Chimamanda Ngozi Adichie’s silence around her pregnancy is an act of resistance.
Though women in the United States enjoy much more freedom today in expressing their pregnancies than they used to, their behavior is still constrained by social expectations and stereotypes. The cultural mores surrounding pregnancy—for example that pregnant women ought to be health-conscious, self-sacrificing, retiring, and exceedingly careful—are perhaps nowhere more visible than when viewed through pop culture’s coverage of pregnant celebrities, who find themselves surveilled by the mainstream press and tabloids, their motherhood narrative crafted by media onlookers and held up under the microscope of the public eye.
The internationally renowned novelist has refused to write a narrative of pregnancy in the public eye, at all.
Celebrities like rapper M.I.A. and actress Mila Kunis, though, have recently offered performances of pregnancy that disrupt these expectations, and refuse to comply with popular wisdom. As I argued in my study of celebrity pregnancy M.I.A.’s “pregga swagga” on display at the 2009 Grammy awards, asserted the power of women: With it, she refused to perfo rm the wilting, fragile, incommodious feminine associated with late stage pregnancy, charging onto stage to deliver an energetic performance while nine months pregnant. Mila Kunis’ performances of pregnancy—from a fire-and-brimstone skit on the Jimmy Kimmel show, to an unassuming interview she gave to Ellen—all combined to deny the press an easy verdict on maternal style—narratives that often slate into two types: the docile good girl or the bad mom.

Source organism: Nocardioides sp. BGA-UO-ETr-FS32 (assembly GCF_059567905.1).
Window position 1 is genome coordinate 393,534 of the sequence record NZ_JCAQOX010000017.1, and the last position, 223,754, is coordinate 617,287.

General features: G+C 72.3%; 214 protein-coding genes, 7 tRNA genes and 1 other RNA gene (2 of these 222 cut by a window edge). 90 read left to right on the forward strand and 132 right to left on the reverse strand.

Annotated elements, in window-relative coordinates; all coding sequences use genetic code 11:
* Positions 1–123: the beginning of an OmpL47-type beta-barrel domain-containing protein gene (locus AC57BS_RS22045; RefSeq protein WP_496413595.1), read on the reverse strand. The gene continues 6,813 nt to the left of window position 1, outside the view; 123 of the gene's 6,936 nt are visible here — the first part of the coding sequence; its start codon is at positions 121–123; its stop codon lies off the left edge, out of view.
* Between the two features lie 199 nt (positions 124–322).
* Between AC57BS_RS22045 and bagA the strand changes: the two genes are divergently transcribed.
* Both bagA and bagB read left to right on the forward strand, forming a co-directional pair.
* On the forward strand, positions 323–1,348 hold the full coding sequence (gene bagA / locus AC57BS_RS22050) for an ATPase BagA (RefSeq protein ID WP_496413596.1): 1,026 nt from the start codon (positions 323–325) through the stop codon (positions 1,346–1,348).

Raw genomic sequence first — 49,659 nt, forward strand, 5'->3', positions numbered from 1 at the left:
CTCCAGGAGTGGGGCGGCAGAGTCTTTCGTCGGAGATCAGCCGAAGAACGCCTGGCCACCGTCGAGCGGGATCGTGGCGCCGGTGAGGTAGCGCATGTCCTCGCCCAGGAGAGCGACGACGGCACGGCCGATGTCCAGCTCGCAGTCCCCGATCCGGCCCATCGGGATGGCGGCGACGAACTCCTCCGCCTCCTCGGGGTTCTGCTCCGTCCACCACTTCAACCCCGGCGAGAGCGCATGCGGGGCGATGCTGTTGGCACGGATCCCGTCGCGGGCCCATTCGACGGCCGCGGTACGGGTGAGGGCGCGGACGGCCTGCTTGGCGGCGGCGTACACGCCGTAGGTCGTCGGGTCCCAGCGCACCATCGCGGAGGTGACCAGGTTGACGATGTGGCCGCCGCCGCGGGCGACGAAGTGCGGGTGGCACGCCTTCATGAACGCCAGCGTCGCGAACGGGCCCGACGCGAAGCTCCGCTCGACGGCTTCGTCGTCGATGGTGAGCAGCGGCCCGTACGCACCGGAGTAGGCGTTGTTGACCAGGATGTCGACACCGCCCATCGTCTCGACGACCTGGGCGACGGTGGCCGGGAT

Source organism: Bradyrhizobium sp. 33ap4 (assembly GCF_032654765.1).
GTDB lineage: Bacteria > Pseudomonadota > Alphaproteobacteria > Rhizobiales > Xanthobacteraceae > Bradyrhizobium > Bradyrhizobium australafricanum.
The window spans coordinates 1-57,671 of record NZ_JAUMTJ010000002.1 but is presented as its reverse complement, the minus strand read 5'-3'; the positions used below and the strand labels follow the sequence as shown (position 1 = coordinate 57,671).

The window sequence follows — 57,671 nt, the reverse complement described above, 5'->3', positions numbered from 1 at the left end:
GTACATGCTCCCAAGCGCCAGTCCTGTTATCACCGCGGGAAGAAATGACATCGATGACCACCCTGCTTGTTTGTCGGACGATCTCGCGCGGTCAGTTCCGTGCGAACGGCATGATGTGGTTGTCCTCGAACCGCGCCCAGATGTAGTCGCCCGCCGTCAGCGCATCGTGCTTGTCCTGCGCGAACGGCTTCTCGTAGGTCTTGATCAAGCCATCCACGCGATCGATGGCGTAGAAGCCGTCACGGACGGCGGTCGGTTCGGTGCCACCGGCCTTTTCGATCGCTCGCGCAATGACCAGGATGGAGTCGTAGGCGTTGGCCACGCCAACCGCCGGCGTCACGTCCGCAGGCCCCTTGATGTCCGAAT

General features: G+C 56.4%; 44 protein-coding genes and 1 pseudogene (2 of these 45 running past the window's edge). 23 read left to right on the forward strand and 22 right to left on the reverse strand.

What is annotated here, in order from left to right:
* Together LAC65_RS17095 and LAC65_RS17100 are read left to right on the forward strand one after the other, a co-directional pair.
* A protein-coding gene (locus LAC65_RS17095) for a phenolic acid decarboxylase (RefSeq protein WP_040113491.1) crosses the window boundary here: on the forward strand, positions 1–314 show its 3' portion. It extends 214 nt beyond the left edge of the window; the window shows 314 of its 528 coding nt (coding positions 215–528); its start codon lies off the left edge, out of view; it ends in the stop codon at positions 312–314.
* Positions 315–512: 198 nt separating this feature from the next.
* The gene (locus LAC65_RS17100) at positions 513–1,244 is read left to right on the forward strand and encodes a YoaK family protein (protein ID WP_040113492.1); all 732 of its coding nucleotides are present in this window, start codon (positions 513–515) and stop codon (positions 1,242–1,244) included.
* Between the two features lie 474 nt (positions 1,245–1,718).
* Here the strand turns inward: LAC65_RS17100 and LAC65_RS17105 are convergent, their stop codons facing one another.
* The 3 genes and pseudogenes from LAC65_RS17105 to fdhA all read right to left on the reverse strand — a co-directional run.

Now Chimamanda Ngozi Adichie has taken this disruptive denial of narrative to glorious new heights: the internationally renowned novelist has refused to write a narrative of pregnancy in the public eye, at all. As she told an editor from the Financial Times over lunch at the end of June, “I have some friends who probably don’t know I was pregnant or that I had a baby.”